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  • A306, vicinity New York JFK, 2001 (Synopsis: On 12 November 2001, an Airbus A300-600 encountered mild wake turbulence as it climbed after departing New York JFK to which the First Officer responded with a series of unnecessary and excessive control inputs involving cyclic full-deflection rudder pedal inputs. Within less than 7 seconds, these caused detachment of the vertical stabiliser from the aircraft resulting in loss of control and ground impact with a post crash fire. The Investigation concluded that elements of the company pilot training process and the design of the A300-600 rudder system had contributed to this excessive use of the rudder and its consequences.)
  • A30B, en-route, Bristol UK, 2000 (Synopsis: On 27 June 2000 an Airbus A300-600 being operated by American Airlines on a scheduled passenger service from London Heathrow to New York JFK was being flown manually in the day VMC climb and approaching FL220 when a loud bang was heard and there was a simultaneous abrupt disturbance to the flight path. The event appeared to the flight crew to have been a disturbance in yaw with no obvious concurrent lateral motion. Although following the disturbance, the aircraft appeared to behave normally, the aircraft commander decided to return to London Heathrow rather than commence a transatlantic flight following what was suspected to have been an un-commanded flight control input. An uneventful return was made followed by an overweight landing 50 minutes after take off.)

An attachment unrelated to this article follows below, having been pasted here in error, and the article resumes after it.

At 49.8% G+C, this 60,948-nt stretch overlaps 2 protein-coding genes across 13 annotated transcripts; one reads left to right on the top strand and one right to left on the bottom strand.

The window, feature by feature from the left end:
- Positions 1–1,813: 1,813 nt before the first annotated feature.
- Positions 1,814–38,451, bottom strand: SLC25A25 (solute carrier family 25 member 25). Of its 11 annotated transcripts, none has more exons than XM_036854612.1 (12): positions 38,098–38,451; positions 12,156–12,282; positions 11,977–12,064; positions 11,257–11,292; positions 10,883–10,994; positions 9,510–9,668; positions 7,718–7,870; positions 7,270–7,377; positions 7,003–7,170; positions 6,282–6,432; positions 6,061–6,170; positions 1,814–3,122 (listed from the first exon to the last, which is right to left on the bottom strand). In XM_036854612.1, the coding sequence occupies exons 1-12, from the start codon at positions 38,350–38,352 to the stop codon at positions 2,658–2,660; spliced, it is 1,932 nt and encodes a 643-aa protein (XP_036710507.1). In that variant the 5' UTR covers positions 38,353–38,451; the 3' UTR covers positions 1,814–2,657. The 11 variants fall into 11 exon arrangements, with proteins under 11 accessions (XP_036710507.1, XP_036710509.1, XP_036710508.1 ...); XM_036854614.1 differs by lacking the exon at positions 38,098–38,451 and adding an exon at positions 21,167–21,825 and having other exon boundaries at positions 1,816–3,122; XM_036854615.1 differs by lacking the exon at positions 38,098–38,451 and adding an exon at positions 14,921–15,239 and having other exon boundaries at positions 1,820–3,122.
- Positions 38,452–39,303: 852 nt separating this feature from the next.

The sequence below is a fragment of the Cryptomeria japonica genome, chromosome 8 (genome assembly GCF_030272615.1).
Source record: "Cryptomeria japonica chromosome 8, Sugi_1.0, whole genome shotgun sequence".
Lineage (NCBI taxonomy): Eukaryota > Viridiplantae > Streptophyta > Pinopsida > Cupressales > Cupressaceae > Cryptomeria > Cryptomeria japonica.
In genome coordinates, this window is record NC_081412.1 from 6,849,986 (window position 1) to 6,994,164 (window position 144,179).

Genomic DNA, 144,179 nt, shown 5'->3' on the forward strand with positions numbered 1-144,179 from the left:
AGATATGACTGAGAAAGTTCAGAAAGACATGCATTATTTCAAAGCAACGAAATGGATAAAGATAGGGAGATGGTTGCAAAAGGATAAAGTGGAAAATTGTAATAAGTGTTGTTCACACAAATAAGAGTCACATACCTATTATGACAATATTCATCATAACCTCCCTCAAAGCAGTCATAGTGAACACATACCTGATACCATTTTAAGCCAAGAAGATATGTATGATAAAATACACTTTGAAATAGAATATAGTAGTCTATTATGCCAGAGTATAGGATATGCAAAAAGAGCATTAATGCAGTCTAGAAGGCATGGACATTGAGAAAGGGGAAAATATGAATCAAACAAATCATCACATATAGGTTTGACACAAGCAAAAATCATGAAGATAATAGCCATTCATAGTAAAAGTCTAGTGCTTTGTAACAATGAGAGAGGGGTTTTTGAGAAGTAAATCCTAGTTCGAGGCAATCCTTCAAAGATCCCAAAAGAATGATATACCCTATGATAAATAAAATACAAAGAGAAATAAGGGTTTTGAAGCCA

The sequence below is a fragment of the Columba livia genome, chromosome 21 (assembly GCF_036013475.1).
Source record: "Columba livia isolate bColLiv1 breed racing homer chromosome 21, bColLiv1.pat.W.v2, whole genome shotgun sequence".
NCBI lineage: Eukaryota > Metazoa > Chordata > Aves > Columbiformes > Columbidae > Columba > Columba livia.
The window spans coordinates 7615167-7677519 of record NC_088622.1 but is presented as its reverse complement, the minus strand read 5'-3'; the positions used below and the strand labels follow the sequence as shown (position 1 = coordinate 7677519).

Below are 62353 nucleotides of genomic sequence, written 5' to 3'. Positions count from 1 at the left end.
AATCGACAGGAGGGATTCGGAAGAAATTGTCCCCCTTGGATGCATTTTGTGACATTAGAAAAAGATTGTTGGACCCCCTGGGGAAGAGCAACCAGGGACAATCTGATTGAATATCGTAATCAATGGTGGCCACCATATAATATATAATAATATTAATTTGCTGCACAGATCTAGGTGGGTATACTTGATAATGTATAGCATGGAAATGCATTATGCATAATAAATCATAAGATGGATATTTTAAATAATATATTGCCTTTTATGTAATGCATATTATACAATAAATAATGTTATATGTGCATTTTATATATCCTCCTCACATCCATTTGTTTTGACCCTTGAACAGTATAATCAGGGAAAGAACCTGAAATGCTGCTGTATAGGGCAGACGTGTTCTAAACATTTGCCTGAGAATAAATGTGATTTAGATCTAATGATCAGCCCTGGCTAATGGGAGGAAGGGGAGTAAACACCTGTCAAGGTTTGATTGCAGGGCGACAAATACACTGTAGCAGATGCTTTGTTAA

• A310 / B736, en-route, Southern Norway, 2001 (Synopsis: On 21 February 2001, a level bust 10 nm north of Oslo Airport by a climbing PIA A310 led to loss of separation with an SAS B736 in which response to a TCAS RA by the A310 not being in accordance with its likely activation (descend). The B736 received and correctly actioned a Climb RA.)
  • A310 / C421, en-route, northeast of Montréal Canada, 2018 (Synopsis: On 16 May 2018, an Airbus A310 and a Cessna 421 being positioned for ILS approaches to adjacent parallel runways at Montréal by different controllers lost separation. One controller incorrectly believed that he had transferred control of the Cessna to the other when the shift supervisor re-opened a sector which had been temporarily combined with his. The Investigation attributed the conflict to multiple deviations from standard procedures, memory lapses relating to controller information exchange of information and a loss of full situational awareness compounded by the shift supervisor also acting as an instructor whilst being distracted by his other duties.)
  • A310, Irkutsk Russia, 2006 (Synopsis: On 8 July 2006, S7 Airlines A310 overran the runway on landing at Irkutsk at high speed and was destroyed after the Captain mismanaged the thrust levers whilst attempting to apply reverse only on one engine because the flight was being conducted with one reverser inoperative. The Investigation noted that the aircraft had been despatched on the accident flight with the left engine thrust reverser de-activated as permitted under the MEL but also that the previous two flights had been carried out with a deactivated right engine thrust reverser.)